The company lobbied on a variety of bills during the last legislative session, including measures barringfor Google location data, protecting and regulating artificial intelligence.
One of the company’s biggest priorities: fighting a bill that would require tech giants to negotiate payment to news organizations for stories displayed on their platforms. The online platforms would pay a “journalism usage fee” to certain publishers.
Organizations that support the bill said it would help preserve democracy by funding, which are grappling with drastic cuts and layoffs as they compete with tech companies for advertising dollars. Tech companies should pay publishers because they profit from their news content, helping to keep people engaged on their platforms, news advocacy groups such as the California News Publishers Assn. and News/Media Alliance say. ( is a member of both organizations and supports the proposed legislation.)
spokesperson Andy Stone said in May that the bill would mostly benefit large publishers. The legislation “fails to recognize that publishers and broadcasters put their content on our platform themselves and that substantial consolidation in California’s local news industry came over 15 years ago, well before Facebook was widely used,” Stone .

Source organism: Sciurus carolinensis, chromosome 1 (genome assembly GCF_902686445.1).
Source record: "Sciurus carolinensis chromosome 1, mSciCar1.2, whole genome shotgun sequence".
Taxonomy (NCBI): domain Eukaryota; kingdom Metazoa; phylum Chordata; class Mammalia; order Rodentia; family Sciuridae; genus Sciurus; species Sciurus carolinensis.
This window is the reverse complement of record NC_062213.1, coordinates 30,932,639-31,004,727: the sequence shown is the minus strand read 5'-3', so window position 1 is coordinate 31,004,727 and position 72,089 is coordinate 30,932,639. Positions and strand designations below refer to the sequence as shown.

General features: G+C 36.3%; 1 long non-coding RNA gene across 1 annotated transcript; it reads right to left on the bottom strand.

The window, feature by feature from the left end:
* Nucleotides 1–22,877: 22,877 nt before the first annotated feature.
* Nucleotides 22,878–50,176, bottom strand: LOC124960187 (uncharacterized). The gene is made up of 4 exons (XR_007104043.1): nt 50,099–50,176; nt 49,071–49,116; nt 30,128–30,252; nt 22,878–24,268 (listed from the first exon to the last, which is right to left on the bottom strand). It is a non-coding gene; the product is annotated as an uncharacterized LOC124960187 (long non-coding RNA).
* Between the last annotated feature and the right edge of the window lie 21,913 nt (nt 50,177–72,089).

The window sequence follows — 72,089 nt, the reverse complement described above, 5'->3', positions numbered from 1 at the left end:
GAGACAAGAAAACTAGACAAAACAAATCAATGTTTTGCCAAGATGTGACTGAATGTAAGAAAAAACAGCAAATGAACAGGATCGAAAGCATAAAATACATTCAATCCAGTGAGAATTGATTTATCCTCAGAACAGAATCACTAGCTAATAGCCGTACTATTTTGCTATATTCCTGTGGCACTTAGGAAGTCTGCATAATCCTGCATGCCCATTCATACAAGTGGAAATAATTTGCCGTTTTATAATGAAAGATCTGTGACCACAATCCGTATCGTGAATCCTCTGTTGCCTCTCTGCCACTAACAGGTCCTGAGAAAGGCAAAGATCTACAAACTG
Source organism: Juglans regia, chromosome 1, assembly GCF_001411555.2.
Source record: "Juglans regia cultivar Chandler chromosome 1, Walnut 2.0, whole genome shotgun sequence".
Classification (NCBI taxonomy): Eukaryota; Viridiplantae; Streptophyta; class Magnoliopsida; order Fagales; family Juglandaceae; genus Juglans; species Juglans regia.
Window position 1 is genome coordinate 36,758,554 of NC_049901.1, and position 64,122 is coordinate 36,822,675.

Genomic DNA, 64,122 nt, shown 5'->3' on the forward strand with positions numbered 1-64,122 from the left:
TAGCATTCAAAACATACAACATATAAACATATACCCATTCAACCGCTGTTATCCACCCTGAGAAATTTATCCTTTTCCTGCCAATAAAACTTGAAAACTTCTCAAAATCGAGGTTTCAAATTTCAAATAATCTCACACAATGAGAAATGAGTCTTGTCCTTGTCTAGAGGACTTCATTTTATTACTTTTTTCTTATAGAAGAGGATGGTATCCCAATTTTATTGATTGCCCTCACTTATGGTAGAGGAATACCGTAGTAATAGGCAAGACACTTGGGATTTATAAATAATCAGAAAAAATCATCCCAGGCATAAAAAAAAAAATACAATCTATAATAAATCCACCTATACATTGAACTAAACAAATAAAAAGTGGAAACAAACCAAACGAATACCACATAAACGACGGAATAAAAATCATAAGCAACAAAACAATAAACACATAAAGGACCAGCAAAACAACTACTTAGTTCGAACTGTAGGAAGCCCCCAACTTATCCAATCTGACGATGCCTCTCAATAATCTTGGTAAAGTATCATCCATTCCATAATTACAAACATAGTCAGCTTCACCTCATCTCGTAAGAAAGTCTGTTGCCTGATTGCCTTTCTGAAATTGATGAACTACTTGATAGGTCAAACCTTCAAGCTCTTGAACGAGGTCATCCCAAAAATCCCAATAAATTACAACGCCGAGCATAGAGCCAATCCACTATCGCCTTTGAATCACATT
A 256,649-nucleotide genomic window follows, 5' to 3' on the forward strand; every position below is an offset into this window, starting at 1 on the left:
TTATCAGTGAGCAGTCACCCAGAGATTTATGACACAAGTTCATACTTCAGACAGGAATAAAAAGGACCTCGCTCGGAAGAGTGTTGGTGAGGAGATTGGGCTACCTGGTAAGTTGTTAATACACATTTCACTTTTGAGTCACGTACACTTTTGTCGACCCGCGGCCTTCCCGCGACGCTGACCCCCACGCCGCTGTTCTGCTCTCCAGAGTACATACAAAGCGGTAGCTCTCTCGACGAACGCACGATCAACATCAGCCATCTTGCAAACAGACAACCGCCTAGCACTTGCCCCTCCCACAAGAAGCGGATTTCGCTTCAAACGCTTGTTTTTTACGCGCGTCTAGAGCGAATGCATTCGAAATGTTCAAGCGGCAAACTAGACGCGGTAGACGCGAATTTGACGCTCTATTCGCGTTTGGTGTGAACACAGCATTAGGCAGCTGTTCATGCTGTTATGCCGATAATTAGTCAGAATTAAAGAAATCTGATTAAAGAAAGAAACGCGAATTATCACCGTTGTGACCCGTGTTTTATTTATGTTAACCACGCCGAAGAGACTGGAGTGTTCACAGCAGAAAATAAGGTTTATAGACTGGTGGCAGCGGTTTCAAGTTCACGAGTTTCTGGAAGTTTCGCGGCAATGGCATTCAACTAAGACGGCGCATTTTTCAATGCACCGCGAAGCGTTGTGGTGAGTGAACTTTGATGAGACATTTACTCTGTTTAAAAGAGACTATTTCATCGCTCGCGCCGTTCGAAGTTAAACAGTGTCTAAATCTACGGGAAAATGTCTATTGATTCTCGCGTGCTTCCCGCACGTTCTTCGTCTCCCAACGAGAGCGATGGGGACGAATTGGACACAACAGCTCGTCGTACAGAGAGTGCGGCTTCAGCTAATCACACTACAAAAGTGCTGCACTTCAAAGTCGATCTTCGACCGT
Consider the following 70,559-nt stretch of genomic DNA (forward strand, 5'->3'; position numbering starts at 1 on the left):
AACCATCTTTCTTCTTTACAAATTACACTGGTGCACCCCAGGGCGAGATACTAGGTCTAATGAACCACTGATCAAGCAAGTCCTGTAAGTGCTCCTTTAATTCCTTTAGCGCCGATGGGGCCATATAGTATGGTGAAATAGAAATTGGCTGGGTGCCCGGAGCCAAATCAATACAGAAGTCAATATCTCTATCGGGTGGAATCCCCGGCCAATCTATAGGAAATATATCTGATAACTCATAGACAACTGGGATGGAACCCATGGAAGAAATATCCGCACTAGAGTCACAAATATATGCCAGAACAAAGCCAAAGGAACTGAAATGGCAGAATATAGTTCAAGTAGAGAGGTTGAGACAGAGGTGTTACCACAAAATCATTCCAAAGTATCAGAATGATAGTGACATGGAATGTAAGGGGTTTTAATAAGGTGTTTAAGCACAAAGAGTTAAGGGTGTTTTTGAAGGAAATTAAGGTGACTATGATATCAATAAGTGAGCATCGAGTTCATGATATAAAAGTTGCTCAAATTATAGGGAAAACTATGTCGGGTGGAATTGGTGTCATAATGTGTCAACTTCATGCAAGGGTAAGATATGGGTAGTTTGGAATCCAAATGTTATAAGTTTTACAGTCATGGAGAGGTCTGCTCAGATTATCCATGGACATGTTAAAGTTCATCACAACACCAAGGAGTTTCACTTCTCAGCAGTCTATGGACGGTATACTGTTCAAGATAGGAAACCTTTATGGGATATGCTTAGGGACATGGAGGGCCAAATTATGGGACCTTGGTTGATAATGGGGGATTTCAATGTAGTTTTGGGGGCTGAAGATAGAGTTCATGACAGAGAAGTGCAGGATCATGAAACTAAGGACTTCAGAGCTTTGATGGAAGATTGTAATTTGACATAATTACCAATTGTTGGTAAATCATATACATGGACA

Meta threatened to remove news from its platforms Facebook and Instagram if the California bill becomes law, a move the social media giant used in other countries that passed similar legislation. In 2021, Meta temporarily blocked news inbut reversed the decision after reaching a deal with the Australian government. In August, Meta blocked news in .
Debate about AB 886 has continued since the legislative session wrapped in September. On Dec. 5, theheld a four-hour hearing about the importance of journalism in the digital age. Chris Argentieri, president and chief operating officer of the L.A. Times, and Matt Pearce, a Times reporter and chair of Media Guild of the West, testified in support of the legislation.
At the hearing, Google Vice President of News Richard Gingras said the search engine helps drive traffic to digital publications and noted that the company also supports journalism in other ways, such as the, which provides funding, resources and training.
“A link tax as proven elsewhere would be counterproductive, making it more difficult for users to find diverse sources of news, reducing the opportunity for news publishers to build new audiences and making it harder for Google to direct users to helpful content,” Gingras told lawmakers.
The insinuation that payments to news organizations in California would be a new tax has been a pivotal part of video ads against the Journalism Preservation Act. Political ads against AB 886, including the one aired by the California Taxpayers Assn., ran in June and July, when the bill faced a critical deadline in the Senate Judiciary Committee, data from Meta’s ad library show.
Advocacy group News/Media Alliance, which supports AB 886, pushed back against the ads’ claim that lawmakers are trying to impose a tax on tech companies.
“They distort reality, and they do a good job of it, because Google is a massive company with endless resources to be able to spend on creating messaging that’s false,” said Danielle Coffey, president and chief operating operator of the organization.